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William Husband (1822–1887), of Harvey and Co, civil and mechanical engineer
1887 Obituary 
WILLIAM HUSBAND, born at Mylor, Cornwall, on the 12th of October 1822, was the eldest son of the late Mr. James Husband, Surveyor for Lloyd’s Register at Mylor and Falmouth.
William Husband was educated, first, by the Rev. Mr. Rymell, and afterwards at the Belle Vue Academy, Penryn. He was intended by his father for the navy, but his tastes lay towards engineering.
When quite a youth he went to Hayle alone, and saw the late Henry Harvey, the founder of the firm now known as Harvey and Co. There was no opening for him at that time, but a future visit, in 1839, was more successful, Mr. Harvey being then induced to accept him as an apprentice for four years, his father’s objections being overcome.
The late Nicholas O. Harvey, M.Inst.C.E., was then the manager of the works; and a friendship began between the two which continued to the end of Mr. N. O. Harvey’s life. By his steady earnestness, integrity of character, cleverness and ability, young Husband won the respect of all with whom he came in contact, so that when Messrs. Harvey and Co. were dispatching the engine they had been making for the Haarlemer Meer, he was chosen to go to Holland to take charge of the work. This was in 1843. As the machinery could not be landed for some time, on account of the ice, he went to the village school at Sassen-heym to learn Dutch. He acquired the language with such rapidity that in less than six months he wrote and spoke it with fluency, being able to correspond with the Commissioners of the Lake drainage, make contracts and tenders, using all technical terms correctly.
Many years afterwards he has been heard to say, that he often thought in Dutch. When the mechanical engineer to the Dutch Government died, Mr. Husband was offered and accepted the post, becoming 'Mechanical Engineer in charge of Steam-Machinery belonging to the Drainage-Work at the Lake;' he was thus intimately acquainted with all the works, both during the construction of the machinery and its subsequent trial. Though at the time only twenty-three years of age, and having to contend with national prejudices and very conservative opinions, he yet won the confidence of all concerned in the work, the late King William creating him with the most urbane consideration, and the President and members of the Commission reposing the utmost confidence in him. The lake when drained added 47,000 acres of rich alluvial soil to the country, and being situated in the midst of populous provinces was of course a work of great national importance.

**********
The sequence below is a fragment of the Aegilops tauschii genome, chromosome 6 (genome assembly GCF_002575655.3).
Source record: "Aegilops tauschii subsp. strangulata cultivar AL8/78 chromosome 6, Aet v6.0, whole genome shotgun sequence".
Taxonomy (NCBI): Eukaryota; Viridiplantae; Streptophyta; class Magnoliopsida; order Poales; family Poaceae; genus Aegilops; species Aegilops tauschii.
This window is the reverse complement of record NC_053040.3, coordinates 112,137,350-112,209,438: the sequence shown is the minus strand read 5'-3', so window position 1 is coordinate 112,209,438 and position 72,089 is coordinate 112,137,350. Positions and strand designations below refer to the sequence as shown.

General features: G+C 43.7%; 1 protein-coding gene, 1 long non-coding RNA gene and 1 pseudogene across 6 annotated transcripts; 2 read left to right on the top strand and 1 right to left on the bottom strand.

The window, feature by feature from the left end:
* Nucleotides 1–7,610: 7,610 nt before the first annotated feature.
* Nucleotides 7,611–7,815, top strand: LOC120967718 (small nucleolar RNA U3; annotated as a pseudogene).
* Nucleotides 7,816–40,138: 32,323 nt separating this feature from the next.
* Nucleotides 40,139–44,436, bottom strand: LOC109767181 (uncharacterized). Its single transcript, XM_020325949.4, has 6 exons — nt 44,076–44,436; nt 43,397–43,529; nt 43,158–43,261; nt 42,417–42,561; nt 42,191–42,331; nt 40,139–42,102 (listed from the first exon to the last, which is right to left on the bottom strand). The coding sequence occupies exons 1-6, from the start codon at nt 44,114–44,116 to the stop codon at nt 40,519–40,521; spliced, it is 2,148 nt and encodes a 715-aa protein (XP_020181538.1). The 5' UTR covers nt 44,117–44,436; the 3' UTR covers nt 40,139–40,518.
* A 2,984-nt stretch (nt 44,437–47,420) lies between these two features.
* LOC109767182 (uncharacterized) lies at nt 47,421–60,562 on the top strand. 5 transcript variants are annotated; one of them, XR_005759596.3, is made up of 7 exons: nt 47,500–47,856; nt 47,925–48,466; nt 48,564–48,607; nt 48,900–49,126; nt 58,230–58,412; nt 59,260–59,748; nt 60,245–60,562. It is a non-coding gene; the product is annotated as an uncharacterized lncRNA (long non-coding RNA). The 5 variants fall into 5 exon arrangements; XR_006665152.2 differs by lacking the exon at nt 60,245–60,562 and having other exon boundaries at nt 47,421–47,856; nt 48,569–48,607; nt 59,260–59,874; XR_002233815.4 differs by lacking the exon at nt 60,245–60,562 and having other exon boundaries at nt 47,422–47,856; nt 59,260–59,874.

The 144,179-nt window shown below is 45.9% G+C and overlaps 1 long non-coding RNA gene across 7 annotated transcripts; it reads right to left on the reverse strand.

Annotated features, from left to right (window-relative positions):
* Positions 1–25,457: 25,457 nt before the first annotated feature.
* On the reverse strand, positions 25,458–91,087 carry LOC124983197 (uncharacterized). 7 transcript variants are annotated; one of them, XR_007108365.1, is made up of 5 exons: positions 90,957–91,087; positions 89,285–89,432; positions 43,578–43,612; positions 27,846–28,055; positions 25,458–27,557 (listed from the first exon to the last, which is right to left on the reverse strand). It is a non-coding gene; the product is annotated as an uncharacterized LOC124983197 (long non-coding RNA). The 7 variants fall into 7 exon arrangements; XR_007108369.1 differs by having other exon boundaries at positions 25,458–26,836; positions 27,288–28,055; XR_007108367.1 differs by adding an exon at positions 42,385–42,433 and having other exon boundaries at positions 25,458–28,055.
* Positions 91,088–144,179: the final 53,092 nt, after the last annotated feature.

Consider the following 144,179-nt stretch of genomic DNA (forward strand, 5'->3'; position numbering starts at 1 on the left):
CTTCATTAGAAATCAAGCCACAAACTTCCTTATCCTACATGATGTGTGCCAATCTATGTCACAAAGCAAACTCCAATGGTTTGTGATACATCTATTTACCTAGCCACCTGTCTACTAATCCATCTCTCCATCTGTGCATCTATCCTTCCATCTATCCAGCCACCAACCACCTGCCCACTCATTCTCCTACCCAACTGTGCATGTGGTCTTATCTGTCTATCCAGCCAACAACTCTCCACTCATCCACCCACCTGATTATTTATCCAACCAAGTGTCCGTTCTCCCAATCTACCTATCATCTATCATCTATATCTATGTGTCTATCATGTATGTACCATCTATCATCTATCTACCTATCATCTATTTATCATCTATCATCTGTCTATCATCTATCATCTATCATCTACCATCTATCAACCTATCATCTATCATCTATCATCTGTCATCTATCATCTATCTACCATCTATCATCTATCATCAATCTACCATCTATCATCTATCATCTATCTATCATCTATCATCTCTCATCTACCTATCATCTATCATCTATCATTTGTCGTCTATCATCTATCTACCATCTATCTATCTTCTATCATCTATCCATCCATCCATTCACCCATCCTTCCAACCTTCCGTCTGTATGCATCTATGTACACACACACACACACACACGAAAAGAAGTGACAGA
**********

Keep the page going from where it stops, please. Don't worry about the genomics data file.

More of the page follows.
On the 13th of March, 1848, Mr. Husband was elected a Member of the Koninklijk Instituut van Ingenieurs, his card of admission bearing the signature of the present King of Holland, then Prince of Orange.
Late in 1848 he had a severe attack of ague, and was compelled to take leave of absence for several months, which were spent in England. He seemed to recover, and resumed his duties in the spring of 1849. The drainage-works were completed, but the Commissioners wished him to remain permanently in Holland. Owing, however, to repeated attacks of ague, he felt it necessary to send in his resignation, and return to England. In accepting this resignation, the Commissioners stated that they did so 'with sorrow that his health compelled him to that course'; and expressing 'their sense of the zeal and ability shown by Mr. Husband in various ways,' giving him honourable discharge with thanks for past services. His health was much shaken, and indeed the effects of the ague were never eradicated from his system, rendering him most susceptible to chill and colds.
Whilst in Holland he, with his friends Colonel Wiebeking and Professor Munnich, invented a plan for drying and warehousing grain, at a small cost, and preserving it in good condition for years. It was highly approved by many competent judges ; but as the Authors did not patent it, they received no benefit from their invention, though it is believed to have subsequently come into use, in America especially.
Mr. Husband, on 2nd of May, 1861, submitted to Sir George Grey a plan for a powder-magazine on the Mersey, being recommended thereto by a resolution of the Finance Committee of the Liverpool Town Council.
At the invitation of his old friend the late T. E. Blackwell, M.Inst.C.E., he went to Clifton to assist him in some interesting work in the Bristol Docks, planning a bridge for the Cumberland Basin, and also advising about the contemplated Docks at Avonmouth, and other engineering matters.